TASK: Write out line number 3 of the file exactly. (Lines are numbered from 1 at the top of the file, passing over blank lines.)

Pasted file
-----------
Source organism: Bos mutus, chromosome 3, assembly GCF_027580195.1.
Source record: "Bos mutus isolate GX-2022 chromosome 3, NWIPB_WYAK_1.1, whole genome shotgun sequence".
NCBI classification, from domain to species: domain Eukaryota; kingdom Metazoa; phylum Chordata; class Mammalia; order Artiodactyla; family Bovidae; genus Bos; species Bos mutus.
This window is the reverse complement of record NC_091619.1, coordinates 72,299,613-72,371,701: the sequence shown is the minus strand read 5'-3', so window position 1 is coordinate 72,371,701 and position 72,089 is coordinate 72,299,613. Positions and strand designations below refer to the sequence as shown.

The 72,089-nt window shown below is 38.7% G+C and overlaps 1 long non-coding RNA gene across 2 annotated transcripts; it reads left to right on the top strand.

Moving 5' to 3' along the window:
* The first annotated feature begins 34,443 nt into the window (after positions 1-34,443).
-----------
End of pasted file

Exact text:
NCBI classification, from domain to species: domain Eukaryota; kingdom Metazoa; phylum Chordata; class Mammalia; order Artiodactyla; family Bovidae; genus Bos; species Bos mutus.